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Trump’s Heartlessly Hypocritical Response to Iran Terror Attacks

On Wednesday, Islamic State claimed responsibility for terrorist attacks against Iran’s parliament and the tomb of its former supreme leader that killed 12 people and wounded 42 others. The blood of the victims still hadn’t dried before President Donald Trump issued a press release offering backhanded, disingenuous condolences. “We grieve and pray for the innocent victims of the terrorist attacks in Iran, and for the Iranian people, who are going through such challenging times,” Trump said, adding that “we underscore that states that sponsor terrorism risk falling victim to the evil they promote.” 

Hold it right there. First, there would be no Islamic State without the 2003 US-led invasion and subsequent eight-year occupation of Iraq. The overthrow of longtime dictator Saddam Hussein’s regime may have removed a brutal dictator from power, but it also upended decades of internal stability. The destruction of the secular Baath party opened the door for opportunistic politicians to stoke sectarian strife. Dissolving Saddam’s military left legions of battle-hardened officers and their troops out of work and seething. The US decision to favor Shiites, the country’s majority sect, and marginalize Sunnis further inflamed tensions. Meanwhile, the US-led war was claiming hundreds of thousands of innocent Iraqi civilians’ lives, and the country’s once-thriving economy was devastated by years of war atop decades of deadly, crushing sanctions. Islamic State emerged from this cauldron of catastrophe, filling a vacuum created by Bush’s short-sighted policies and actions. While barbaric and even genocidal, IS was viewed by millions of beaten-down Muslims as their best hope for salvation.

I digress. My second point is that it is supremely hypocritical for Trump to suggest that Iran brought Wednesday’s terror attacks upon itself. Yes, the Iranian regime backs a handful of terror groups, mostly those fighting to liberate Palestinians from illegal Israeli occupation and colonization. But by its own legal definition, the United States is the world’s leading terrorist state, and one of the world’s leading state sponsors of terrorism. While Iran hasn’t started an offensive war since the 1700s, the US has militarily attacked or occupied dozens of countries in 236 of its 240 years of existence, including every single year of this century.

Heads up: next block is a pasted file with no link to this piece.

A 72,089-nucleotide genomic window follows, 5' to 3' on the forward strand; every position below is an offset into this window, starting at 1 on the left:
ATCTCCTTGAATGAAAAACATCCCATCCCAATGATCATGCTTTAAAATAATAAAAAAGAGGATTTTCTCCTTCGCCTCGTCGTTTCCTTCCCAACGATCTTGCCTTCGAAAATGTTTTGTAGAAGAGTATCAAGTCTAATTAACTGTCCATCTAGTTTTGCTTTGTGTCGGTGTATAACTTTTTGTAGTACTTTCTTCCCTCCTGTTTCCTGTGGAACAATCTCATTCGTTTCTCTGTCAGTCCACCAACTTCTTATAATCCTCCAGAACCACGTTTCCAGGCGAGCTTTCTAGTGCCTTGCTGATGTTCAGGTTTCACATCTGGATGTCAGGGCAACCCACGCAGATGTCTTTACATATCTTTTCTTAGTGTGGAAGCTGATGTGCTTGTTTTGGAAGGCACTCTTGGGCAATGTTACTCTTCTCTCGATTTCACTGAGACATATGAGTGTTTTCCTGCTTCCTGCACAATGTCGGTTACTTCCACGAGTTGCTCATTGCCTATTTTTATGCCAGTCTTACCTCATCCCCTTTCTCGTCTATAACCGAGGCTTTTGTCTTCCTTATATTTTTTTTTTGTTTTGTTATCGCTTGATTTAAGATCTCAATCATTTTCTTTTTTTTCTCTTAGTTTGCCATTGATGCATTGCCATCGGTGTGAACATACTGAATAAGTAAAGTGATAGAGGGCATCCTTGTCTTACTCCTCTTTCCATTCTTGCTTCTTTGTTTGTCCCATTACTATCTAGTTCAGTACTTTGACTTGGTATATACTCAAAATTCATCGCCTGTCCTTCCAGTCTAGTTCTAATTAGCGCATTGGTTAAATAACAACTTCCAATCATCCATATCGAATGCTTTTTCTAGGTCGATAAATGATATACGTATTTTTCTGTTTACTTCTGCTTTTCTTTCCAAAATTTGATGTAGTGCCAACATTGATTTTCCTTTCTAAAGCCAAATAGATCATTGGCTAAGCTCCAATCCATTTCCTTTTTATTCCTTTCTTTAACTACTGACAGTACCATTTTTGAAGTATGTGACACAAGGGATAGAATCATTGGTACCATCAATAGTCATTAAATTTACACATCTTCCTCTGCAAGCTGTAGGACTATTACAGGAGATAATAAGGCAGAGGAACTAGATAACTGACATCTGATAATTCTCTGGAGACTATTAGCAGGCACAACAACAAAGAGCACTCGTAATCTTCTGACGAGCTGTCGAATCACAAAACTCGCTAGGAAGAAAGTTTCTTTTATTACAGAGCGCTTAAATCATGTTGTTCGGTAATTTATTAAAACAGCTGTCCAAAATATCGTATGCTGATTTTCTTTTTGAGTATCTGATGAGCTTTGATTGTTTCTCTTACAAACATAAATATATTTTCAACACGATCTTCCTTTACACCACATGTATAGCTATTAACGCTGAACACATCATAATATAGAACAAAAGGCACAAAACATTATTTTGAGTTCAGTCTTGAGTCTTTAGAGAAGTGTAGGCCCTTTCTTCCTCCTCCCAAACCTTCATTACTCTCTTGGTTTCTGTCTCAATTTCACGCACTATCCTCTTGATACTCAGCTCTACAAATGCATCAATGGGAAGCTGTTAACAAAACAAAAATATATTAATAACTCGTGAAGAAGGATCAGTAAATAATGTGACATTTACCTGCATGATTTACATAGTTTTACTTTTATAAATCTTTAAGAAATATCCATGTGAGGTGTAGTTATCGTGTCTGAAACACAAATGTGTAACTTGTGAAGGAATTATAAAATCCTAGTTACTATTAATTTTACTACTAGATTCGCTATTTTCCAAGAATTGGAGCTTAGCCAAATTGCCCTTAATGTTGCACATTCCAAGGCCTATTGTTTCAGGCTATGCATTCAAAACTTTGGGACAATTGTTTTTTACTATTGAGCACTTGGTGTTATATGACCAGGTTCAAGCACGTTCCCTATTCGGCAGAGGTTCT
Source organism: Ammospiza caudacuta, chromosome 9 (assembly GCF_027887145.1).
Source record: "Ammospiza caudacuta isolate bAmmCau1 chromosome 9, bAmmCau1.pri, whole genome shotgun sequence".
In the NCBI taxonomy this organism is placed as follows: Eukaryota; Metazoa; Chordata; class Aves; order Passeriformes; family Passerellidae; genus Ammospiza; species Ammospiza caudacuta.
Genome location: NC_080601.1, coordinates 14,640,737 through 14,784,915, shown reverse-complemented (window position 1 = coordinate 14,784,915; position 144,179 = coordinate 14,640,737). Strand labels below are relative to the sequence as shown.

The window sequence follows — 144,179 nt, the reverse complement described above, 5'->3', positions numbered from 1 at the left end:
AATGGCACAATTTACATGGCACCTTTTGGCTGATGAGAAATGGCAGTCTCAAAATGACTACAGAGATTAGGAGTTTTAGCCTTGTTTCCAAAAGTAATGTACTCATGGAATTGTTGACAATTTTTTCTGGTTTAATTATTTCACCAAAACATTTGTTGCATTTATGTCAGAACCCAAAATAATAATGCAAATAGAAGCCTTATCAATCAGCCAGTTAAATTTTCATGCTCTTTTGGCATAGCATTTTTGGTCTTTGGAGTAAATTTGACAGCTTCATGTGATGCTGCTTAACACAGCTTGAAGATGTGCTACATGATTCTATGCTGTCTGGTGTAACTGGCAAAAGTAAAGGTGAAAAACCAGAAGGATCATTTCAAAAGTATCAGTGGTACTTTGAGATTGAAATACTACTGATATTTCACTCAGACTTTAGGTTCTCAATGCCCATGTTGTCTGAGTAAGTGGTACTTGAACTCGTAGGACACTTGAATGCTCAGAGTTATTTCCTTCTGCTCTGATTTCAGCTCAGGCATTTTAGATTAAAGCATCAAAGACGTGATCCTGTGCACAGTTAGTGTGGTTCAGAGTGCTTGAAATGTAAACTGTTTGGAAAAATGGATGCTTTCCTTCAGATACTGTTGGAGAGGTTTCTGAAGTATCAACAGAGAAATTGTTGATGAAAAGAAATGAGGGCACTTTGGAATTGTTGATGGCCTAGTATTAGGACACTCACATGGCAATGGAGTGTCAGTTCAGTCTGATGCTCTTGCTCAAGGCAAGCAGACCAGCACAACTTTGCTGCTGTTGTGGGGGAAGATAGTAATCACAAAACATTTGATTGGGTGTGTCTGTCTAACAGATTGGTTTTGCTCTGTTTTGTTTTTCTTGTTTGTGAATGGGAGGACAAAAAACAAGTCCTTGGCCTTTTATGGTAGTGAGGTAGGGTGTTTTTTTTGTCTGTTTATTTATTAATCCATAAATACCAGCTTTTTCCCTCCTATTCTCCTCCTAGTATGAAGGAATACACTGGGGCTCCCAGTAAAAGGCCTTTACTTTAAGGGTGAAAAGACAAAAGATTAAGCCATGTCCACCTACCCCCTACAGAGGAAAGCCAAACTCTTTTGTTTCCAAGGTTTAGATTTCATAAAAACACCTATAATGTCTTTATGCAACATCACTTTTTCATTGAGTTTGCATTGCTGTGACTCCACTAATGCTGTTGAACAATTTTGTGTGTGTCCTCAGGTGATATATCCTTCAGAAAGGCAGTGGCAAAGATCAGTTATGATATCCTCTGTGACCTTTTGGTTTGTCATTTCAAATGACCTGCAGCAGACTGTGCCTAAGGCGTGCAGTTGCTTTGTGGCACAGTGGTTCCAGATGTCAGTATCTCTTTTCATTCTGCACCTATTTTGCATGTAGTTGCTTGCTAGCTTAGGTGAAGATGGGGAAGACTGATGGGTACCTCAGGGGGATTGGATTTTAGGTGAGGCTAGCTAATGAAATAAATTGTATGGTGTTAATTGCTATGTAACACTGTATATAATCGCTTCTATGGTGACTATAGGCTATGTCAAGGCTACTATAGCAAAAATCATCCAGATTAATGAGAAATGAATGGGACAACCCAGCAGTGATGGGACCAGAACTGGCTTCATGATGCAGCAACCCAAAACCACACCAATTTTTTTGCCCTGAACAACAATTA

While most Americans have been conditioned to not consider such actions “terrorism,” the law defines terrorism as “violent acts… intended to influence policy [or] to affect the conduct of a government by mass destruction.” That, in a nutshell, describes nearly every US war in modern times. To the countless Afghan, Yemeni, Pakistani, Iraqi, Somali, Libyan, Syrian men, women and children who live and have lived in terror of US bombs and bullets, it doesn’t matter what we call it; they — and our own laws —  call it terrorism. Said the brother of a Pakistani killed in a US drone strike:

“Since the drone attacks have started, everybody is very scared and everybody is terrorized… People are out of business, people are out of schools, because people are being killed by these drone attacks… It’s brutality that we are undergoing and that needs to be stopped.”

If it kills like terrorism, maims like terrorism, disrupts like terrorism — if it terrorizes like terrorism, then call it terrorism. Since the nuclear terrorist attacks against Japanese civilians in Hiroshima and Nagasaki, the United States military has killed more innocent foreign men, women and children than any other armed force on the planet. It intentionally strafed refugees during the Korean war. It murdered, tortured and raped its way through Vietnam. It dropped more bombs on tiny, impoverished and non-combatant Laos than all the bombs dropped in World War II combined. It has killed hundreds of thousands in seven countries during its never-ending war against Islamist terrorism. As I write this US bombs are killing children throughout Syria and Iraq. America is fighting terror with even deadlier terror.

The US also prolifically supports the terror of others, and has for many decades. It absolutely boggles the imagination that Trump scolds America’s longtime NATO allies for not contributing enough to the fight against terror while lavishing praise — and weapons — upon Saudi Arabia, a brutal and tyrannical monarchy with one of the world’s worst human rights records and an ongoing history of supporting Islamist terror while visiting the terrors of the Earth upon the Yemeni civilians it is bombing with great ferocity. The US has also long supported anti-Iranian terrorists, including the People’s Mujahedin of Iran (MEK), which has killed more than 15,000 people and is known for assassinations. MEK terrorists have been trained by US Special Forces in Nevada and have been embraced, mostly by Republicans, despite a history of murdering Americans. The US, along with Israel, has also been waging a covert war against Iran, especially its nuclear program, consisting mainly of terrorist bombings, sabotage, cyber attacks and the assassination of civilian scientists.

“Heartless” and “hypocritical” are words often used to describe Trump, but nowhere do they ring truer than in reference to his comments on Wednesday’s terror attacks. Yet perhaps Trump is right — but that would require acknowledging the US role in creating and supporting some of the same terrorist groups that later turn on it, as well as admitting that decades of aggressive, oppressive US policies and actions are a direct cause of anti-American terrorism — including the horrific attacks of September 11, 2001. These are truths which the overwhelming majority of Americans remain utterly unable, or unwilling, to accept.

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